An Untidy Life: What I Saw at the Media Revolution

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$30.00  $27.90
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6.0 X 1.6 X 9.3 inches | 1.75 pounds
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About the Author
Les Hinton was born near Liverpool in 1944, the son of a British Army sergeant. For the first 15 years of his life he lived in Egypt, Eritrea, Libya, Germany, Singapore, and numerous places in Britain. In 1959, his family immigrated to Adelaide, South Australia, where he became a copy boy in a small evening newspaper owned by a rising young publisher, Rupert Murdoch. Over the next 52 years, as Murdoch grew his empire, Hinton traveled the world -- first as a correspondent, and later as one of Murdoch's most senior executives. Having left Murdoch's employ in 2011, he now lives in New York and London. This is his first book.

"Les Hinton's story is about the glory and the tragedy of the newspaper business. He knows all the secrets of this tale and few are more clear-eyed than him when they tell it."
--Michael Wolff, author of Fire and Fury

"A delightful autobiography...honest, revealing--and a beautifully written page turner...No one has worked more closely and for longer with Rupert Murdoch than Les Hinton...But he does not shy away from criticism of Murdoch's mistakes."
--William Shawcross, author of Justice and the Enemy

"An epic story...and a penetrating insight into the mind of Murdoch."
--Daily Mail

"A rollicking good tale of his extraordinary utterly charming autobiography"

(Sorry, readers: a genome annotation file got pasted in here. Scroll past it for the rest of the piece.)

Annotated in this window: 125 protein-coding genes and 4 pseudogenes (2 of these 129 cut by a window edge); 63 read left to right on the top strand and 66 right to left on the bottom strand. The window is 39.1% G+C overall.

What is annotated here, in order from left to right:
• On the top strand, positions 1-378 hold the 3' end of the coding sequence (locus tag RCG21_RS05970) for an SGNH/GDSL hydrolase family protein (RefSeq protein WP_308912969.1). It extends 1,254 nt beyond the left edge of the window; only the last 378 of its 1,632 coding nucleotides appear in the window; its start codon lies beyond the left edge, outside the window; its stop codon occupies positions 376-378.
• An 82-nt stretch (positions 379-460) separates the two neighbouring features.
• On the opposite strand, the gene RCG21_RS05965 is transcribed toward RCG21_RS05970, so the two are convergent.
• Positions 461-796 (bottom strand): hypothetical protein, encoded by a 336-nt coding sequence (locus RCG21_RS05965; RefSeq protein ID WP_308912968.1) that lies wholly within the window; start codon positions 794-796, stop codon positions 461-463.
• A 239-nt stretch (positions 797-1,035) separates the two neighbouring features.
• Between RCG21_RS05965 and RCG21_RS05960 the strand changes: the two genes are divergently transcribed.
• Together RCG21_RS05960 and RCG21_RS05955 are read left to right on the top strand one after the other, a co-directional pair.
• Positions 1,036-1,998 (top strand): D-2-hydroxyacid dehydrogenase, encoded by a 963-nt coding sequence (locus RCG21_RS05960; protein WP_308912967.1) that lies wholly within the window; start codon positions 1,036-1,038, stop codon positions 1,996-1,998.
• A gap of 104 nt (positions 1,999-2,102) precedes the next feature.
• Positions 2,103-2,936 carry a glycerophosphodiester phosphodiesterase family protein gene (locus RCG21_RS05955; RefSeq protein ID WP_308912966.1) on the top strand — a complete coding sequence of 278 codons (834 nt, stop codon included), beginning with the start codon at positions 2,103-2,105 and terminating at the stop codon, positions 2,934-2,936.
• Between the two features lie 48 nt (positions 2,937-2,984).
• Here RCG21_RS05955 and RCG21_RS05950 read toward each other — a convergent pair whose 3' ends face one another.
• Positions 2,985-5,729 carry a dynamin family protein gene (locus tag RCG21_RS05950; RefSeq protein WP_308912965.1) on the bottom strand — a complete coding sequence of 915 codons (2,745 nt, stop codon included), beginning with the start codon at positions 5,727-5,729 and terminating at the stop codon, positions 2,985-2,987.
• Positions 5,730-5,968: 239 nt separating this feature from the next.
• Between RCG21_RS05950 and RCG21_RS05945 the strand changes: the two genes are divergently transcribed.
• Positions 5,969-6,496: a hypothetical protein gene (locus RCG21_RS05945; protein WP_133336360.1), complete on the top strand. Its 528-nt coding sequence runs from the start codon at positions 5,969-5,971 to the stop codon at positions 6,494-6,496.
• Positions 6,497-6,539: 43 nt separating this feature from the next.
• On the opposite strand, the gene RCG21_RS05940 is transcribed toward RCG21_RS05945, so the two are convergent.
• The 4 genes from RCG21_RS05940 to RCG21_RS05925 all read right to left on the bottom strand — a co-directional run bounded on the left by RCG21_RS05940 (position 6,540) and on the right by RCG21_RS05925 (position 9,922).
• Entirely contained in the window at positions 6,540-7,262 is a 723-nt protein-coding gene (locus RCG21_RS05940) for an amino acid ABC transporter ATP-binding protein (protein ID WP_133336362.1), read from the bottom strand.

--William Shawcross, Standpoint

"Overflowing with the names of the rich and famous, from Yoko Ono, Johnny Rotten and Graham Greene ("I smiled at him, he smiled back") to Bill Clinton, Princess Diana and Gordon Brown...pacey and engrossing and a lot better written than most of the hacks' memoirs I have struggled through over the years."
--Michael Leapman, British Journalism Review

"Brilliant...a remarkable book."
--Mark Day, The Australian

"An autobiography "conveying an abundance of charm and refreshingly robust honesty."
--Australian Book Review

"A terrific memoir by one of the all-time great newspapermen. Highly recommend if you want to know what it takes to be a journalist."
--Piers Morgan

"It vividly captures the rise and fall of the press over 60 years...[no] acolyte's paean."

"[A] must-read for anyone with even a fleeting interest in the media."
--Noreen Barr, Press Association

"Hinton evokes delicious memories of the analog age of newspapers, describing the smells and sounds of chutes, linotypes, molten lead stereo casting machines and presses roaring amid mists of paper fluff."
--Weekend Australian

"[A] great romp of a journalistic memoir."
--Stephen Robinson, The Sunday Times

"Les Hinton's An Untidy Life, is an ode to journalism and the amazing, eyeopening, exciting and gratifying life it the centre of it all remains the shining, enticing, come-hither core value of journalism--to tell tales, to record the way we live, to bring light where there is murk and to reflect our societies."
--Mark Day, The Australian

"Les Hinton lifts the lid on his 52 years working with the media mogul Rupert Murdoch...This 'untidy life in news' yields a rich crop of anecdotes."
--Daniel Johnson, The Times

"Les Hinton tells the story of his remarkable life in a remarkable book."
--Weekend Australian

"His narrative of growing up in Bootle, in Liverpool, and many other places around the world then moving into journalism is inspirational for any wanting to follow that path."
--Steve Howard, Manly Daily

"The yarns are delivered with a classic journalist's eye for the telling physical detail, an ear for the revealing quote and a knack for sequencing facts."
--David Cohen, Sunday Star Times

"Almost all of Hinton's stories contain era-defining events, the kind of media moments every writer waits for, looks for, longs for...An Untidy Life isn't all punk-rock dive bars and dishing dirt, but the stories are all told from the front row."
--Roy Christopher